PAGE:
Lauren Hunsecker

International Experience Country:
Cohort Year:
Home Institution:

Robert Morris University

Lauren Hunsecker is a junior political science major attending Robert Morris University. She is from Waynesboro, PA, and grew up playing travel softball, exploring the outdoors, living with five German shepherds or more at a time, and always having her eyes on the news. It wasn't until watching the tv show "Jack Ryan" as a young adult in college that she realized she could have the best of both worlds--finding a potential career where she could apply her academic intelligence with real-life hobbies, which include keeping up with and being knowledgeable in current world events. She will be interning in Washington, D.C. during the Spring 2022 semester and hopes to acquire an internship in the research and intelligence community while there. It would be her dream to study abroad in one of the richest historical countries in the world, Greece, to further develop her research, analytic, and writing skills. 
International Experience Summary:

Lauren Hunsecker had the opportunity to study abroad at the American College of Greece for a total of five weeks in Agia Paraskevi, Greece. She attended classes daily and in her spare time in the evenings practiced learning the Greek language by studying with her roommates and friends. They even practiced speaking the language with local shops, restaurants, and kiosk owners. Her courses allowed her to gain knowledge about ancient Greeks and how Greece truly represents the cradle of democracy. This was an important part of Lauren’s immersive experience in Greece because as a political science student, much of her studies have involved studying ancient Greek philosophers such as Aristotle and Plato and their works. Being able to see where they lived and how the culture influenced their works put a new perspective in Lauren’s mind as she continues her education, however this time in a master’s degree program.  

When Lauren wasn’t attending classes or practicing Greek with friends she enjoyed “island hopping” while in Greece. She was able to travel to three different islands: Aegina, Paros, and Spetses. This was where Lauren was fully immersed in Greek culture because these were non-tourist island locations that were in a sense cut off from the rest of Greece even though they were only a three-hour ride from the Piraeus port in Athens. She learned the importance of living in a collectivist society where people care for the community above all else. The Greek citizens she encountered on the islands were more than welcoming in introducing new aspects of Greek culture to Lauren and her American friends-aspects such as food, dancing, speaking, and even driving! While back in Agia Paraskevi, Lauren enjoyed learning to use the Greek public transportation system which allowed her to embark on a bus and metro to downtown Athens where she was able to visit the Acropolis, Agora, and ancient Greek neighborhoods such as the most beautiful and oldest neighborhood known as Plaka. This experience was incredibly rewarding for Lauren because she was truly able to immerse herself in Greek culture in nearly every way–educationally, professionally, and socially to gain a greater appreciation of life itself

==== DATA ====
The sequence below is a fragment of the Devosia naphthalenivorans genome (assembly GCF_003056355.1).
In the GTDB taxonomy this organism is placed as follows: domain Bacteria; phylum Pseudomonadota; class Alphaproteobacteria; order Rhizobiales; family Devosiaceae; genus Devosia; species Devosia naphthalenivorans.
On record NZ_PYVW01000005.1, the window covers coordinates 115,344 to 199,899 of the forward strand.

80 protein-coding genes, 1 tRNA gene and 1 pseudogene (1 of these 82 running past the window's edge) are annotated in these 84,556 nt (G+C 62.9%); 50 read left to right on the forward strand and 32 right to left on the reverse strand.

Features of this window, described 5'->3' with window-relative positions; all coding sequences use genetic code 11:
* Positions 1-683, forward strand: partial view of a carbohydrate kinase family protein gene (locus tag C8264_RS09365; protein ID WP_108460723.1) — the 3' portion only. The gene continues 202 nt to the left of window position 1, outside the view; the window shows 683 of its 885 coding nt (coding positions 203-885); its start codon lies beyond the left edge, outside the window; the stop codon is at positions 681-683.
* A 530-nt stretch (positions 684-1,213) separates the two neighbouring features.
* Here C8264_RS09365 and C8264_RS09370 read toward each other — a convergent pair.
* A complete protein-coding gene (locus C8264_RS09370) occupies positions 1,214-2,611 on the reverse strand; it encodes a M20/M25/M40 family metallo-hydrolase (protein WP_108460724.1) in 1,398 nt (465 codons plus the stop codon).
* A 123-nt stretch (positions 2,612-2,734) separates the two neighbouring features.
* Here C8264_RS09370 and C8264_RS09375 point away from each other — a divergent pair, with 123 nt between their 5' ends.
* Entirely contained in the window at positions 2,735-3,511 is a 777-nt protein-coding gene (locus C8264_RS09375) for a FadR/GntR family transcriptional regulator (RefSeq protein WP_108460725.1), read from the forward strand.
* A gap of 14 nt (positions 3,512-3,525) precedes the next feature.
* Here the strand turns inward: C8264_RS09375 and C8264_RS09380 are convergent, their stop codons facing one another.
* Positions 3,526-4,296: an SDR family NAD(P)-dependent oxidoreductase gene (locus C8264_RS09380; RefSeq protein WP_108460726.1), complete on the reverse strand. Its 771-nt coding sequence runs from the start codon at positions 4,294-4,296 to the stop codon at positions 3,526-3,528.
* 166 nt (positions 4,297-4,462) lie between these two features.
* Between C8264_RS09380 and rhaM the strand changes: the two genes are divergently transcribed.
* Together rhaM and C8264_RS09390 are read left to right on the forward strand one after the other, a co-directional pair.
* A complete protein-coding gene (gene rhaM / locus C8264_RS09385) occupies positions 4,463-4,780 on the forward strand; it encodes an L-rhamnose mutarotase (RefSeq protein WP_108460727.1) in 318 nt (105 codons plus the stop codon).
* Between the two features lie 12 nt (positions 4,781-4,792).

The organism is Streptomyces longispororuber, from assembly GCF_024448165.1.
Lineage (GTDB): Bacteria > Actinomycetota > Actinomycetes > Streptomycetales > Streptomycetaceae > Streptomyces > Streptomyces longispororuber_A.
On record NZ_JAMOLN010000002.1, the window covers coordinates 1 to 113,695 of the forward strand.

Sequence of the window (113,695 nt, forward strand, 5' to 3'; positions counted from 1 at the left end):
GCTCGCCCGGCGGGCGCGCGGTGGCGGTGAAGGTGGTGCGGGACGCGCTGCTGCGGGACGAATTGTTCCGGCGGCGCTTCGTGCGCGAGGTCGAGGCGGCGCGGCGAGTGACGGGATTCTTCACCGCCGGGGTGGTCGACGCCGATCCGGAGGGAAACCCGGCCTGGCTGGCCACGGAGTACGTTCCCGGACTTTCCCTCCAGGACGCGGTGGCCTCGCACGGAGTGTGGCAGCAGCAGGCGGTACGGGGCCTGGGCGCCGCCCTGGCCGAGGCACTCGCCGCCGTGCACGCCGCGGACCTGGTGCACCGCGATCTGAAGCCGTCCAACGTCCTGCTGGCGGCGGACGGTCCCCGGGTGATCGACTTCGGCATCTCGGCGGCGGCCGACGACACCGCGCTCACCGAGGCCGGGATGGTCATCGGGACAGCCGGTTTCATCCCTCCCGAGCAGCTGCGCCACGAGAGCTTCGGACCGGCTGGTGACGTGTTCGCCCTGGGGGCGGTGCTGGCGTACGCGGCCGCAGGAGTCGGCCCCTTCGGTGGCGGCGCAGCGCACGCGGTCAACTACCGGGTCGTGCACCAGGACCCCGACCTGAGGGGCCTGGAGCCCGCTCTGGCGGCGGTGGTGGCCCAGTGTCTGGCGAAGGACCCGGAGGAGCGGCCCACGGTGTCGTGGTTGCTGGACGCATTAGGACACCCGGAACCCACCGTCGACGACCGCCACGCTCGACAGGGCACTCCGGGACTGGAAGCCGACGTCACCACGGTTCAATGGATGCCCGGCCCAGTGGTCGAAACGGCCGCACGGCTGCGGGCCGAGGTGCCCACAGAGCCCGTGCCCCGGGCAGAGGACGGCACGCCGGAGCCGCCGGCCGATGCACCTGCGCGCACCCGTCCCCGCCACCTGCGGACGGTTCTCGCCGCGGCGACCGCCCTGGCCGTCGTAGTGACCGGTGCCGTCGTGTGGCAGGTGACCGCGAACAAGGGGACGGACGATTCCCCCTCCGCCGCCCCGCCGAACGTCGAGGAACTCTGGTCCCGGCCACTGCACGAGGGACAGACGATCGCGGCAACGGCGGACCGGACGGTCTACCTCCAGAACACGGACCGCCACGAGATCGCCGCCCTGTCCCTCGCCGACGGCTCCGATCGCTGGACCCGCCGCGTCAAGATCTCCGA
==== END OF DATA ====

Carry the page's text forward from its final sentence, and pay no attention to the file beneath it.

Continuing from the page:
Community Engagement Experience Summary:

CEE Title: Who Gets to be American 

Our CEE, titled “Who Gets to Be American” tackled the topics around the idea of what does it mean to identify as an American. We had a total of four RMU faculty members that either immigrated to the US from other countries or who have visited and/or lived outside of the United States for a number of years. These four faculty members were our panelists who provided insight on our main topics: what is national identity, what is distinctive about Americans’ sense of identity, and how have your perceptions changed since living in the US or after living abroad? Our panel ended with an open Q&A where audience members could ask individual panelists or the entire panel questions. We served snacks from each of our countries in addition to having displays that people could look at and ask us about. Overall, our CEE event generated conversation around the idea of national identity and brought new or different perspectives to audience members.